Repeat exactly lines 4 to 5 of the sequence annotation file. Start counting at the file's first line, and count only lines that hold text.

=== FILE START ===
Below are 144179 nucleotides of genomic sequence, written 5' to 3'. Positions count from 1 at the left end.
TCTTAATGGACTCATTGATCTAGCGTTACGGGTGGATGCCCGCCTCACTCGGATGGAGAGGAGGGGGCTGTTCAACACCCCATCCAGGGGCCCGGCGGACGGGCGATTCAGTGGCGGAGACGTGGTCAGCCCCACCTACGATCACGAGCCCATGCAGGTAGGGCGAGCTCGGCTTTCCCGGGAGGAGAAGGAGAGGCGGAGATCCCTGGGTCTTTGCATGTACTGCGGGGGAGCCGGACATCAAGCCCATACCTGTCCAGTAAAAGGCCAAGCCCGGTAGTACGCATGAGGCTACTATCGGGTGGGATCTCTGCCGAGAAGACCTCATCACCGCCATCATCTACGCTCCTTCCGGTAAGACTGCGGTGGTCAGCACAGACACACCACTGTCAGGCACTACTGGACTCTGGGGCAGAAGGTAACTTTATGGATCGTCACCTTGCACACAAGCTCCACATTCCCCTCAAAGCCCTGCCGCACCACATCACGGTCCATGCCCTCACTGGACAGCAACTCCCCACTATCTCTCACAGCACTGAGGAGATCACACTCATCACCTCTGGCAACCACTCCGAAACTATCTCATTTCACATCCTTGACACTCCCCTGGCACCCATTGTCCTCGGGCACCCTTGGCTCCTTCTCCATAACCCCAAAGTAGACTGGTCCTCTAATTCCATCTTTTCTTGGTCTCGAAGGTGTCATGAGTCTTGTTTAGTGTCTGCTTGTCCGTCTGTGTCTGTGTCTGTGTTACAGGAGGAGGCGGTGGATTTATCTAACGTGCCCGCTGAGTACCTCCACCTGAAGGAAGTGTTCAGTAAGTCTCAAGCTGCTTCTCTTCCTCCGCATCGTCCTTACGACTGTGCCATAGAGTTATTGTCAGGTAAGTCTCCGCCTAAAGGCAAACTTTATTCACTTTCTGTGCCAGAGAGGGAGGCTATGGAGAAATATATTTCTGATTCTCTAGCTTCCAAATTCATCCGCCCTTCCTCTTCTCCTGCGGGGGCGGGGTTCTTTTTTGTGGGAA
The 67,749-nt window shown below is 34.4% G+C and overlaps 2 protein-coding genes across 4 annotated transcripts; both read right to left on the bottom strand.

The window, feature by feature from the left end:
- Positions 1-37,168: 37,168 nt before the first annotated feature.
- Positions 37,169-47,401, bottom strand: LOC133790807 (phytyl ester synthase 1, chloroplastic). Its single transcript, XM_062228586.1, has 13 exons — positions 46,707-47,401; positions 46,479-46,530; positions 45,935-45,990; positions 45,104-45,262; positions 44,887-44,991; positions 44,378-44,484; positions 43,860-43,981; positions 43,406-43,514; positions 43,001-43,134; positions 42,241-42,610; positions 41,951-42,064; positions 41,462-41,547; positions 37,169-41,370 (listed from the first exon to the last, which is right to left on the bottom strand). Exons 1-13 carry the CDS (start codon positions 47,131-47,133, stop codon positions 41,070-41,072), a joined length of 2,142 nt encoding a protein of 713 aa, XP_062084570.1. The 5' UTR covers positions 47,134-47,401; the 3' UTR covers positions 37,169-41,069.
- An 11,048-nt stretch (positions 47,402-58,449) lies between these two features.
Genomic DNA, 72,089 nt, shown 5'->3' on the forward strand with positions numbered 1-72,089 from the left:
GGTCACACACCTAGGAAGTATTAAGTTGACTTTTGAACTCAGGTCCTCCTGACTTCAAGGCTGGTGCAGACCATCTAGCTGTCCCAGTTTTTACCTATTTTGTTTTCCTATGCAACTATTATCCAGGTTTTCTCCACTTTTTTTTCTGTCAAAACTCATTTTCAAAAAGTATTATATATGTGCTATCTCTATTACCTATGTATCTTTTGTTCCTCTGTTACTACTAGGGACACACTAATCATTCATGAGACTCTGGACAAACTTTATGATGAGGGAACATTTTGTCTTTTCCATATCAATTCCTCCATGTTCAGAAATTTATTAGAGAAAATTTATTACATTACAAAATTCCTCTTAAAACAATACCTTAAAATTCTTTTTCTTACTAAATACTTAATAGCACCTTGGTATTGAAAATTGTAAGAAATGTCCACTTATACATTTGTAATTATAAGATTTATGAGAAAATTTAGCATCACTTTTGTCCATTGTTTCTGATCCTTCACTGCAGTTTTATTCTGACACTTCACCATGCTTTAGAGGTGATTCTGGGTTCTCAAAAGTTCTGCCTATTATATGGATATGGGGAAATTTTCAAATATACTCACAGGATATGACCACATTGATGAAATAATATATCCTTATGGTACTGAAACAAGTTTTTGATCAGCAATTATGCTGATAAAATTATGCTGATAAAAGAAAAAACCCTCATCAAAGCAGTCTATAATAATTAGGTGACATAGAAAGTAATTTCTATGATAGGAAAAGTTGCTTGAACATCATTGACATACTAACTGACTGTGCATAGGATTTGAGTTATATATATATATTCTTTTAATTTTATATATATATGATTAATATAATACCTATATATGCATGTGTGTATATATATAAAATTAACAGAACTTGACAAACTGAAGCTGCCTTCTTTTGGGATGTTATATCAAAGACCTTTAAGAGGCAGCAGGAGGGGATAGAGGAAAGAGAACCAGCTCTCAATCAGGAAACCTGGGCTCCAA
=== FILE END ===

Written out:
The window, feature by feature from the left end:
- Positions 1-37,168: 37,168 nt before the first annotated feature.